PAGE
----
On our itinerary between Lima and La Paz we knew we wanted to spend a
few days in Arequipa. It’s sometimes called “the white city” because
of the beautiful buildings made from the local white “silla” volcanic
rock. The architecture is beautiful in a very Spanish Colonial sort of
way, it reminded me of some of the Andalusian hill towns we visited
while in Spain.
I noticed our bus company offered a tour to “Colca Canyon, the second
deepest canyon after the Grand Canyon” which sounded interesting but
not compelling. Until I read the more detailed description. Colca
Canyon is one of the places you can see Andean Condors. Ok, sign us
The first day is spent getting to the town of Chivay, in the middle of
the canyon. On the way you travel through the high desert, where we
saw the four camelids of Peru, llama, alpaca, vicuña, and guanaco. The
llama and alpaca are domesticated (alpaca look like a cross between a
llama and a sheep, they’re very cute). Vicuña and guanaco are wild,
and it’s unusual to see a guanaco.
There are some unusual plants as well including one plant that looks
like a moss, but is actually a succulent that grows in a thin hard
layer over rocks. It grows a few centimeters a year for the first few
years, then a millimeter or so a year after that.
Mirador de los Andes
On the way, you pass through Mirador de los Andes or “Andes
lookout.” It’s one of the highest highway passes in the world at 4910
masl (meters above sea level) or 16,100 feet. You definitely feel the
altitude! The guide suggested back in Arequipa that we buy coca leaves
and told us how and when to use them. They definitely help, but you
still feel slow and exhausted at that altitude.
Chivay is the little town that’s the base for exploring Colca
Canyon. What we hadn’t realized (due to our own lack of planning…) is
that there are thermal hot springs in town! We weren’t going to miss
that, so we went to the local mercado and bought swimsuits and
towels, we were concerned that it might be difficult to find a
swimsuit that fit, but it worked out just fine.
While there we looked for chuñyo, the andean freeze dried
potato. Farmers will freeze harvested potatoes then leave them out in
the sun to dry. The resulting freeze dried potato comes in two forms,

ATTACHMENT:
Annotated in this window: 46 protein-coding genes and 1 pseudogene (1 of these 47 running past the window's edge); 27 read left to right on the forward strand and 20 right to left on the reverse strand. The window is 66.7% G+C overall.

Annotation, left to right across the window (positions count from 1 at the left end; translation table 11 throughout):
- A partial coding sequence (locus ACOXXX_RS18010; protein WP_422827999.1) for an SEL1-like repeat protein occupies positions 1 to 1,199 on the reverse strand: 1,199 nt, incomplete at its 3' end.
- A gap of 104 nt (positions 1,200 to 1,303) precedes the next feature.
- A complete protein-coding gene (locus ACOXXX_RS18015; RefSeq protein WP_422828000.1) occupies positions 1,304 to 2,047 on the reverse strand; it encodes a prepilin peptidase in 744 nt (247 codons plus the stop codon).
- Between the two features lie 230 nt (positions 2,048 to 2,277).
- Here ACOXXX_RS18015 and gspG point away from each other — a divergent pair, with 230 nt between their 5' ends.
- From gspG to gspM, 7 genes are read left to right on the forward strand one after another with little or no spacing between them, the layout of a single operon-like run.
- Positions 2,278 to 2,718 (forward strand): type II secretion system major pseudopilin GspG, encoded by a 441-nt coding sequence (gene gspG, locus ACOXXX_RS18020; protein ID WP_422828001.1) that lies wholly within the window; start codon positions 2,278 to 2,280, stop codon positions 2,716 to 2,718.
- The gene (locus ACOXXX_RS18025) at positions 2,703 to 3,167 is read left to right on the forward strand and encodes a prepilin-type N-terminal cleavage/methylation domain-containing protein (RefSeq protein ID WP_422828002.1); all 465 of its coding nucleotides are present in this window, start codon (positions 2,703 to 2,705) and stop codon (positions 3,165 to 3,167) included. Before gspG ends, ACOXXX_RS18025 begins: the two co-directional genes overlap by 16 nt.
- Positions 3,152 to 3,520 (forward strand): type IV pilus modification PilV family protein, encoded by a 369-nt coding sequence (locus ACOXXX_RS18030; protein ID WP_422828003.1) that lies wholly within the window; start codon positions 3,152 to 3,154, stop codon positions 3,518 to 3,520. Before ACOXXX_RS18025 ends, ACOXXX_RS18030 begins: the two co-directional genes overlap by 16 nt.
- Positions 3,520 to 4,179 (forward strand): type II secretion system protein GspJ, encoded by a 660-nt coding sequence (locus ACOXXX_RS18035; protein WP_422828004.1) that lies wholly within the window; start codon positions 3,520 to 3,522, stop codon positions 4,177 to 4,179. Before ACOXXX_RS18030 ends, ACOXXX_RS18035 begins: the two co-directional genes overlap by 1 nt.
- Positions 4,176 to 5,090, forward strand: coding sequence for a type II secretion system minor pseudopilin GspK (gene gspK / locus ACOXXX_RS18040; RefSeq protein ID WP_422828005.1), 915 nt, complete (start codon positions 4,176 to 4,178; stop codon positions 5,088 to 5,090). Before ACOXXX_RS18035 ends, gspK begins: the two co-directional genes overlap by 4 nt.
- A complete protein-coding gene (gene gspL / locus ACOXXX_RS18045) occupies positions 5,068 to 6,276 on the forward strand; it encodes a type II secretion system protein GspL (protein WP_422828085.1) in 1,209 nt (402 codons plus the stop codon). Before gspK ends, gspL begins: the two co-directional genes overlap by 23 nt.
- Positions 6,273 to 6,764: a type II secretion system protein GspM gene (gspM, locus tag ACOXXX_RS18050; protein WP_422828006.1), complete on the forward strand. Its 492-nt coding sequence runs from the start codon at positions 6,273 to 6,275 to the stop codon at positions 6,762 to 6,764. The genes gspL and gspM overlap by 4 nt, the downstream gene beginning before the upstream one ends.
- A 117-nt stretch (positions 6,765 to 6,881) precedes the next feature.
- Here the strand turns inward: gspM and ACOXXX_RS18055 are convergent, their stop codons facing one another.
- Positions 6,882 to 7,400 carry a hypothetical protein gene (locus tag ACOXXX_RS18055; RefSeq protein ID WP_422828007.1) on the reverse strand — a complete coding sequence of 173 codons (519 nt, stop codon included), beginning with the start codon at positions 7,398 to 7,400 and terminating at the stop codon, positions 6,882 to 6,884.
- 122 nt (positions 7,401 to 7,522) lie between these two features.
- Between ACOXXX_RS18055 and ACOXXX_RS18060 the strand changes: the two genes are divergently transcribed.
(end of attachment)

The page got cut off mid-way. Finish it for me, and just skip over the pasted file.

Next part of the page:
white and black, with the black being harder to digest. Chuñyo can be
used whole or ground (molido) as part of soups or stews. Local
advice is to eat chuñyo for your midday meal to avoid trouble
digesting it as you sleep.
Aguas Termales “La Calera”
We are huge fans of natural hot springs, having spent time in them in
New Zealand, Japan, Jordan, and Iceland. These were quite nice. The
main outdoor pool was spacious and clean, there were mandatory
showers, lockers for your stuff, changing rooms, everything that you
could want really and the setting was magnificent. Next to a stream,
in the forest, in a canyon. The source emerges at about 80oC and the
main pool is 37-40oC and deep enough to stand with the water up to
The next day we drove down the canyon, stopping at villages and scenic
views along the way. Our guide explained how the valley had been more
actively cultivated in Inca and pre-Inca times, and you could still
see their terraces on the upper reaches of the valley. Those terraces
were not currently being used due to frost and lack of water, but you
could see how this area had been an important food production area
since pre-Inca times.
Our guide had been preparing us for the possibility that we wouldn’t
see condors. They don’t always come out since they can go as long as
five weeks between meals. Additionally it was nesting season so they
didn’t come out as much. Apparently the local rangers will seed the
viewpoints with carcasses to encourage the condors to put in an
appearance for the tourists.
Juveniles are all brown, though males may already show the flattened
crest. Subadults will have black in the wings and may have a white
ruff, adults will have a white ruff and white spots in the wing
feathers. Most of the condors we saw were juveniles though there was
We were lucky or maybe there was a recent carcass. We first went to a
lesser used viewing point and there were at least seven condors!
Mostly juveniles, a couple were sitting on a rocky outcrop, but
basically we got to see lots of condors. In March and April you can
see as many as forty condors flying in the canyon, but we felt like
seven was luxurious enough. Afterwards we visited the main Cruz de
Condor (Condor Cross) viewing area where there was one more condor
but it was nothing compared with the first stop.
Besides the Andean Condor (Vultur Gryphus) we also managed to see an
American Kestrel (Falco sparverius), Mountain Caracara
(Phalcoboenus megalopterus), giant hummingbird (Patagona gigas), a
Rufous-collared Sparrow (Zonotrichia capensis) some andean swifts
(Aeronautes andecolus) and andean swallows (Stelgidopteryx
andecola). We also saw coots, ducks, black ibises, and an Andean
eagle called a caracara. Surprisingly to me there’s a lot of wetland
Cactus Ice cream
At every stop there are local vendors mostly selling the same tourist
items, some handmade alpaca hats and blankets, and local foods. At one
stop, one of the local foods was a Helado de Sancayllo or Sancayllo
Ice Cream. The sancayllo is more commonly known as sancayo or
“sanky” and is the fruit of a columnar cactus corryocactus
brevistylus. It has a tart flavor and a slightly mucilaginous texture
that makes a delicious granita.
I’m really glad we did this trip. It’s possible to do it as a day trip
out of Arequipa, leaving super early in the morning, and returning
late at night but it would be exhausting. Condors, Hot Springs, and a
new flavor of ice cream - that’s a must see combination for us!
Here are two videos of condors flying. The audio has a lot of wind
noise so I’ve muted them, and they’re not particularly well edited or
stabilised. But condors! Flying!